Texas Instruments Inc is buying National Semiconductor Corp for $6.5 billion, paying a rich 78 percent premium to merge two of the industry's oldest firms into a dominant force in analog microchips used in products ranging from phones to cars.
The deal, one of the industry's largest in years, sparked a rally in the shares of microchip makers from Nvidia Corp to Marvell Technology Group Ltd, of 2 and 3 percent on speculation of broader consolidation.
TI will pay $25 for each NatSemi common share, lifting the stock 74 percent to $24.45 in afterhours trading. TI shares fell 1.5 percent to $34.11.
The acquisition would extend TI's lead in the vast but fragmented market for analog chips, while NatSemi, with a strong portfolio of power management microchips for industrial uses as well as for wireless telephones, may be open to a deal because it lacks stronger long-term growth prospects.
It will improve TI's position in power management chips -- that's where National has particular strength, Morningstar analyst Brian Colello said.
The eye-popping premium led some analysts to speculate that TI might be hoping to seal a deal and thwart rival bidders. But TI said it was comfortable with the price, and both companies touted an annual $100 million in cost savings as they share sales forces and capacity.
Texas Instruments has been a pretty prudent company. There is either some kind of buried patent (owned by NatSemi) that is unbelievably attractive to them, or there were other bidders and they felt pressured to get it, said Fort Pitt Capital analyst Kim Caughey Forrest.
Others said NatSemi's shares had become undervalued and that the acquisition price of about four times sales is not excessively expensive.
It's in the ball park of price-to-sales multiples that other peers are trading at, Gleacher & Co analyst Doug Freedman said. Yes, the premium is large but I think without paying that premium they're not getting the company.
Shares of NatSemi have fallen about 3 percent over the past year.
Analog chips translate real-world phenomena like sound, temperature and light into the 1s and 0s that comprise digital computer language. They are instrumental in regulating electricity consumption -- a crucial point for power-hungry smartphones and tablets and their battery lives.
Apple Inc's iPod Touch MP3 player and Motorola Inc's Xoom tablet computer both use power-related analog chips made by Texas Instruments, according to IHS iSuppli. The average cell phone has as many as 30 different power management parts.
Digital chip makers like Intel used to disdain analog, but it's the way you get information in and out of these mobile devices, Caughey Forrest of Fort Pitt said.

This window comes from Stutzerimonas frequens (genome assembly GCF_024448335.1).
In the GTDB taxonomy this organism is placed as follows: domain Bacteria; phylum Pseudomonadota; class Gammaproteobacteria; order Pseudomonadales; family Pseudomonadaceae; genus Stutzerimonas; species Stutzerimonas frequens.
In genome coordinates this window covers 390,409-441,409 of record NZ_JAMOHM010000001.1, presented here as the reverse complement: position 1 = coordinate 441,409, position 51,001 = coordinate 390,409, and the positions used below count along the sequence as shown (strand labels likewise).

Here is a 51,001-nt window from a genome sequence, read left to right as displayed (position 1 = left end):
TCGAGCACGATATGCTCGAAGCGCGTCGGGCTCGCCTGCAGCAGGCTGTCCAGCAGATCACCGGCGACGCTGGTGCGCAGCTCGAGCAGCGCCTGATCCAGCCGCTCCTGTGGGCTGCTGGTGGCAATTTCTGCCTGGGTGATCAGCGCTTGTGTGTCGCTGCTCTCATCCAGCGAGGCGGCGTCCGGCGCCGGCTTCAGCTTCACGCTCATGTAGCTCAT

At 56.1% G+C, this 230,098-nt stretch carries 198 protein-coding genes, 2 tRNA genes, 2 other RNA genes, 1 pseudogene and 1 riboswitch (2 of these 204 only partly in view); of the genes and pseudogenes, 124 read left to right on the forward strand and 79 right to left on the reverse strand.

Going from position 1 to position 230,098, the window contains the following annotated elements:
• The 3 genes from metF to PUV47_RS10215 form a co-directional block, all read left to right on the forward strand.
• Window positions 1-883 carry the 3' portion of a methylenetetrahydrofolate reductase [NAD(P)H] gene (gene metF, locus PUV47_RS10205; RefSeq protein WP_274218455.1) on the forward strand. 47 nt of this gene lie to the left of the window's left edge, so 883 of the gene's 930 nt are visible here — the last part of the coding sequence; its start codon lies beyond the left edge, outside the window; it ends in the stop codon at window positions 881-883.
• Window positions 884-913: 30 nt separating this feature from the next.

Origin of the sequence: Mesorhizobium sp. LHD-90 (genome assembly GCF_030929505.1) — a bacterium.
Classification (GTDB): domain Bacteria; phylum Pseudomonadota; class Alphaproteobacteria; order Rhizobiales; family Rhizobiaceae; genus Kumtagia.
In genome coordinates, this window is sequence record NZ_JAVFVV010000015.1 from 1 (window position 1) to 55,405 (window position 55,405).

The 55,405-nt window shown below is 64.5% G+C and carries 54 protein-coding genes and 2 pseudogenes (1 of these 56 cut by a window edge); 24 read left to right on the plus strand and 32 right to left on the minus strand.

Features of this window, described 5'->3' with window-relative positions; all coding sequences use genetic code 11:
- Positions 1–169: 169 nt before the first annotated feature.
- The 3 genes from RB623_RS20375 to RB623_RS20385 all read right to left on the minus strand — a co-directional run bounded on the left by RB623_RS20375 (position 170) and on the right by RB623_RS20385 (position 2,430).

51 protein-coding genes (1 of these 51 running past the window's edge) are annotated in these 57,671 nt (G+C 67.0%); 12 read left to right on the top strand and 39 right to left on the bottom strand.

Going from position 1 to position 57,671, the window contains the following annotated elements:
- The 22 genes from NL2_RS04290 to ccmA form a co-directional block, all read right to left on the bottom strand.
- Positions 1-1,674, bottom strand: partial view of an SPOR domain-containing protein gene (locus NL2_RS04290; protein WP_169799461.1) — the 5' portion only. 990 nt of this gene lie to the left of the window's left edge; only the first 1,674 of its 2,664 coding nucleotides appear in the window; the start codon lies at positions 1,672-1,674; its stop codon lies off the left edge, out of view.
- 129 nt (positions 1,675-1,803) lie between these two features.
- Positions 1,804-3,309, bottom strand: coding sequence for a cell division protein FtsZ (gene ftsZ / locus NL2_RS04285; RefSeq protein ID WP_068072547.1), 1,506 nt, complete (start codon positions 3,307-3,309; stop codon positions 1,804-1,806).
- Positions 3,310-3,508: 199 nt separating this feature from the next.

Frank Quattrone's Qatalyst Partners and Goldman Sachs advised NatSemi on the deal, while Morgan Stanley advised Texas Instruments.
The deal brings together two of the industry's most storied players, and could catapult TI past Japan's Toshiba Corp to the No. 3 global ranking in the overall semiconductor market with a 4.5 percent share.
TI's early employees include Jack Kilby, who won a Nobel prize for his role in inventing the integrated circuit, while NatSemi was founded in 1959 and in 1966 moved to what is now the cradle of the technology industry: Silicon Valley.
The combination of TI and NatSemi would create a player that controls nearly a quarter of the market by revenue, based on Gartner Inc's estimates of 2010 revenue for analog chips.
Gartner analyst Steve Ohr said acquiring NatSemi will help TI solidify its position as the No. 1 maker of power management chips, which often carry higher price tags and profit margins than other chips.
It's the largest, fastest growing chunk of the analog market, said Ohr. You can't build an electronic system without them.
TI, which has been winding down its less profitable baseband mobile telephone business while increasing its stake in analog chips, said it will finance the deal with a combination of existing cash and debt.
The merger has been unanimously approved by the boards of directors of both companies.
TI in recent years has acquired facilities and equipment, giving it the capacity to produce $4.5 billion of analog chips a year in the United States, Japan and China.
TI said analog chips will account for 50 percent of its revenue following the acquisition of NatSemi.
(Additional reporting by Bill Rigby, Alexei Oreskovic, Jennifer Saba, Paul Thomasch, Jennifer Ablan; Writing and editing by Edwin Chan; Editing by Richard Chang)